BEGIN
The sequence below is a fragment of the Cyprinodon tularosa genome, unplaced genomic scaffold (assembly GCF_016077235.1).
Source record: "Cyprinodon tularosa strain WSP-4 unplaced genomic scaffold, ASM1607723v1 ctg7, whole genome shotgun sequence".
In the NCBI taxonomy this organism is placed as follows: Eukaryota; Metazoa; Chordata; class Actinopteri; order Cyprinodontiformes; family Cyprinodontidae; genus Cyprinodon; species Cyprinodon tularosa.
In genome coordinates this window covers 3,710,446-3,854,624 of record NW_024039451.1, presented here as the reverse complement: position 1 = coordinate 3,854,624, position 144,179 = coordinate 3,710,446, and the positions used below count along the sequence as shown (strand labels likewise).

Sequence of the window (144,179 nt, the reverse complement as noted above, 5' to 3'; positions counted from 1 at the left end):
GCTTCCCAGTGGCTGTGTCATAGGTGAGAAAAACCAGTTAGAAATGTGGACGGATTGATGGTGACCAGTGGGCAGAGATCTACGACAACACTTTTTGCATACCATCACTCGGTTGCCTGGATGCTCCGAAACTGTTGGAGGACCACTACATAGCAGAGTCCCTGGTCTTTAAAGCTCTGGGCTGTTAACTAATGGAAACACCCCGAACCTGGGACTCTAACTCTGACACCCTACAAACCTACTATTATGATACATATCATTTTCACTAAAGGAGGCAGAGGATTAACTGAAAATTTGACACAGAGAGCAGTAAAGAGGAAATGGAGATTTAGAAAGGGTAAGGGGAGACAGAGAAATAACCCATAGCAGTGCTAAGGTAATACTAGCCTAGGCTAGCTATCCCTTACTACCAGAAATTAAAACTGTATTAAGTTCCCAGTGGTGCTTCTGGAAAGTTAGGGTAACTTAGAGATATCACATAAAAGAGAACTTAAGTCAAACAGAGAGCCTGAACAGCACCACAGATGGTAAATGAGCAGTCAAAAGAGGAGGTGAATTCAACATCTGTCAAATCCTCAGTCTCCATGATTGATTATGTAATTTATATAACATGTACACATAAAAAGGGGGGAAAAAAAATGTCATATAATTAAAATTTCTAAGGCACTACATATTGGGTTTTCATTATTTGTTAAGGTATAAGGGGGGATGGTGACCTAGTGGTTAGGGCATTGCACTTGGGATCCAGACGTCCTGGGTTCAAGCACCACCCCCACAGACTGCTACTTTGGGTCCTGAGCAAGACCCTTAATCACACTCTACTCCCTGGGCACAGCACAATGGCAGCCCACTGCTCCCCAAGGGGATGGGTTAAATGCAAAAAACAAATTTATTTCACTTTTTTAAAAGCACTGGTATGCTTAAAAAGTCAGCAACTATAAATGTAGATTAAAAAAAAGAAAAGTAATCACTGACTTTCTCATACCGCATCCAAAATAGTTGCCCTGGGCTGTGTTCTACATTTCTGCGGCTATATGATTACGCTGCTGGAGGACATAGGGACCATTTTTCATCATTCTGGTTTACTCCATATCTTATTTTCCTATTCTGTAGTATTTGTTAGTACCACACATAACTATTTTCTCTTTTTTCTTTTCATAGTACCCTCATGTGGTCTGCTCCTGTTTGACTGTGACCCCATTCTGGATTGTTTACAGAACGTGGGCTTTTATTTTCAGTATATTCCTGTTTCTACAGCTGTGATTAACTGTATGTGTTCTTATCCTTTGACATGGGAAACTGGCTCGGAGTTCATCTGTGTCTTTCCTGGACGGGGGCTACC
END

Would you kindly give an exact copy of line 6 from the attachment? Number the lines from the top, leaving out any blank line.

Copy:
GCTTCCCAGTGGCTGTGTCATAGGTGAGAAAAACCAGTTAGAAATGTGGACGGATTGATGGTGACCAGTGGGCAGAGATCTACGACAACACTTTTTGCATACCATCACTCGGTTGCCTGGATGCTCCGAAACTGTTGGAGGACCACTACATAGCAGAGTCCCTGGTCTTTAAAGCTCTGGGCTGTTAACTAATGGAAACACCCCGAACCTGGGACTCTAACTCTGACACCCTACAAACCTACTATTATGATACATATCATTTTCACTAAAGGAGGCAGAGGATTAACTGAAAATTTGACACAGAGAGCAGTAAAGAGGAAATGGAGATTTAGAAAGGGTAAGGGGAGACAGAGAAATAACCCATAGCAGTGCTAAGGTAATACTAGCCTAGGCTAGCTATCCCTTACTACCAGAAATTAAAACTGTATTAAGTTCCCAGTGGTGCTTCTGGAAAGTTAGGGTAACTTAGAGATATCACATAAAAGAGAACTTAAGTCAAACAGAGAGCCTGAACAGCACCACAGATGGTAAATGAGCAGTCAAAAGAGGAGGTGAATTCAACATCTGTCAAATCCTCAGTCTCCATGATTGATTATGTAATTTATATAACATGTACACATAAAAAGGGGGGAAAAAAAATGTCATATAATTAAAATTTCTAAGGCACTACATATTGGGTTTTCATTATTTGTTAAGGTATAAGGGGGGATGGTGACCTAGTGGTTAGGGCATTGCACTTGGGATCCAGACGTCCTGGGTTCAAGCACCACCCCCACAGACTGCTACTTTGGGTCCTGAGCAAGACCCTTAATCACACTCTACTCCCTGGGCACAGCACAATGGCAGCCCACTGCTCCCCAAGGGGATGGGTTAAATGCAAAAAACAAATTTATTTCACTTTTTTAAAAGCACTGGTATGCTTAAAAAGTCAGCAACTATAAATGTAGATTAAAAAAAAGAAAAGTAATCACTGACTTTCTCATACCGCATCCAAAATAGTTGCCCTGGGCTGTGTTCTACATTTCTGCGGCTATATGATTACGCTGCTGGAGGACATAGGGACCATTTTTCATCATTCTGGTTTACTCCATATCTTATTTTCCTATTCTGTAGTATTTGTTAGTACCACACATAACTATTTTCTCTTTTTTCTTTTCATAGTACCCTCATGTGGTCTGCTCCTGTTTGACTGTGACCCCATTCTGGATTGTTTACAGAACGTGGGCTTTTATTTTCAGTATATTCCTGTTTCTACAGCTGTGATTAACTGTATGTGTTCTTATCCTTTGACATGGGAAACTGGCTCGGAGTTCATCTGTGTCTTTCCTGGACGGGGGCTACC